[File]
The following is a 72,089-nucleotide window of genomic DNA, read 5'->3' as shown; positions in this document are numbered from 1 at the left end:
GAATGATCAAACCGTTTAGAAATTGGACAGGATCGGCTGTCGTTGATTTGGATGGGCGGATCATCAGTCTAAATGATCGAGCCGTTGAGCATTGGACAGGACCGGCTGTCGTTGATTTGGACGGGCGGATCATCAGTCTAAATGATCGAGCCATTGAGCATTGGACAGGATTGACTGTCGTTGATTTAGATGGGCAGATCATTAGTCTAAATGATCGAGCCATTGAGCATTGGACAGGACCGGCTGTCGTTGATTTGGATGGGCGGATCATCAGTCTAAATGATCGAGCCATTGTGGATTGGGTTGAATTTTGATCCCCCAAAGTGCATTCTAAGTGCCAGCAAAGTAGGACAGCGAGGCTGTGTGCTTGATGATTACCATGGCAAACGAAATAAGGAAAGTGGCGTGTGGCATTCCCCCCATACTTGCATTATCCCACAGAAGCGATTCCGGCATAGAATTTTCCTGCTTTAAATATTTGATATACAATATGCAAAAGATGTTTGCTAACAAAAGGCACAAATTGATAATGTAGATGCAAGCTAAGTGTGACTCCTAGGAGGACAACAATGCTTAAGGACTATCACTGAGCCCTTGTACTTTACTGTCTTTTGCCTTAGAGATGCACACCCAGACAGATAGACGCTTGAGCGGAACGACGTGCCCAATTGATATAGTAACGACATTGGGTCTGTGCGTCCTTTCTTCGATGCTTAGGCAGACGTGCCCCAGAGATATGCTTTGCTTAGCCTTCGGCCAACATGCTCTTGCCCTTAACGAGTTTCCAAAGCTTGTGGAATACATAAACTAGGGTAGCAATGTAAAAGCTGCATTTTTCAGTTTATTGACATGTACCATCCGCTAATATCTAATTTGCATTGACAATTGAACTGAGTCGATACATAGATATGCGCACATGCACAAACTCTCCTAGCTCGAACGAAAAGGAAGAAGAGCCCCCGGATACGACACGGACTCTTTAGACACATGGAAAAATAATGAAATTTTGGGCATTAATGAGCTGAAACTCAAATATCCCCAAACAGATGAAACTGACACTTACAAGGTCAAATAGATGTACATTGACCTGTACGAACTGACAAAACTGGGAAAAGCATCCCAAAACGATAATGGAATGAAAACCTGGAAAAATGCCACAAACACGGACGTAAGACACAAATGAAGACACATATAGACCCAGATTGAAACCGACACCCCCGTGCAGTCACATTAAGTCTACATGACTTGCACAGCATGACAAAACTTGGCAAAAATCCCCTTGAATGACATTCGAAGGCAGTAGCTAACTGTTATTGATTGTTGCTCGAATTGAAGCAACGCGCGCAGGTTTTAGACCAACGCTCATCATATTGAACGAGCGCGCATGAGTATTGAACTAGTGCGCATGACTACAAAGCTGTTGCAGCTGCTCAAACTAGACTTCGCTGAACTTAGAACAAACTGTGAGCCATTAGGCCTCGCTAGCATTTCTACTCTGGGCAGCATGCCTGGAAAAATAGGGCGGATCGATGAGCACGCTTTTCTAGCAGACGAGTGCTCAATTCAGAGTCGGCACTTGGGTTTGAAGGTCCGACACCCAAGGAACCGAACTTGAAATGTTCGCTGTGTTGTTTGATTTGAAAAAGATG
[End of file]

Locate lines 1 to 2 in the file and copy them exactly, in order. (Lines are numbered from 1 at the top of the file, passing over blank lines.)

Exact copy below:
The following is a 72,089-nucleotide window of genomic DNA, read 5'->3' as shown; positions in this document are numbered from 1 at the left end:
GAATGATCAAACCGTTTAGAAATTGGACAGGATCGGCTGTCGTTGATTTGGATGGGCGGATCATCAGTCTAAATGATCGAGCCGTTGAGCATTGGACAGGACCGGCTGTCGTTGATTTGGACGGGCGGATCATCAGTCTAAATGATCGAGCCATTGAGCATTGGACAGGATTGACTGTCGTTGATTTAGATGGGCAGATCATTAGTCTAAATGATCGAGCCATTGAGCATTGGACAGGACCGGCTGTCGTTGATTTGGATGGGCGGATCATCAGTCTAAATGATCGAGCCATTGTGGATTGGGTTGAATTTTGATCCCCCAAAGTGCATTCTAAGTGCCAGCAAAGTAGGACAGCGAGGCTGTGTGCTTGATGATTACCATGGCAAACGAAATAAGGAAAGTGGCGTGTGGCATTCCCCCCATACTTGCATTATCCCACAGAAGCGATTCCGGCATAGAATTTTCCTGCTTTAAATATTTGATATACAATATGCAAAAGATGTTTGCTAACAAAAGGCACAAATTGATAATGTAGATGCAAGCTAAGTGTGACTCCTAGGAGGACAACAATGCTTAAGGACTATCACTGAGCCCTTGTACTTTACTGTCTTTTGCCTTAGAGATGCACACCCAGACAGATAGACGCTTGAGCGGAACGACGTGCCCAATTGATATAGTAACGACATTGGGTCTGTGCGTCCTTTCTTCGATGCTTAGGCAGACGTGCCCCAGAGATATGCTTTGCTTAGCCTTCGGCCAACATGCTCTTGCCCTTAACGAGTTTCCAAAGCTTGTGGAATACATAAACTAGGGTAGCAATGTAAAAGCTGCATTTTTCAGTTTATTGACATGTACCATCCGCTAATATCTAATTTGCATTGACAATTGAACTGAGTCGATACATAGATATGCGCACATGCACAAACTCTCCTAGCTCGAACGAAAAGGAAGAAGAGCCCCCGGATACGACACGGACTCTTTAGACACATGGAAAAATAATGAAATTTTGGGCATTAATGAGCTGAAACTCAAATATCCCCAAACAGATGAAACTGACACTTACAAGGTCAAATAGATGTACATTGACCTGTACGAACTGACAAAACTGGGAAAAGCATCCCAAAACGATAATGGAATGAAAACCTGGAAAAATGCCACAAACACGGACGTAAGACACAAATGAAGACACATATAGACCCAGATTGAAACCGACACCCCCGTGCAGTCACATTAAGTCTACATGACTTGCACAGCATGACAAAACTTGGCAAAAATCCCCTTGAATGACATTCGAAGGCAGTAGCTAACTGTTATTGATTGTTGCTCGAATTGAAGCAACGCGCGCAGGTTTTAGACCAACGCTCATCATATTGAACGAGCGCGCATGAGTATTGAACTAGTGCGCATGACTACAAAGCTGTTGCAGCTGCTCAAACTAGACTTCGCTGAACTTAGAACAAACTGTGAGCCATTAGGCCTCGCTAGCATTTCTACTCTGGGCAGCATGCCTGGAAAAATAGGGCGGATCGATGAGCACGCTTTTCTAGCAGACGAGTGCTCAATTCAGAGTCGGCACTTGGGTTTGAAGGTCCGACACCCAAGGAACCGAACTTGAAATGTTCGCTGTGTTGTTTGATTTGAAAAAGATG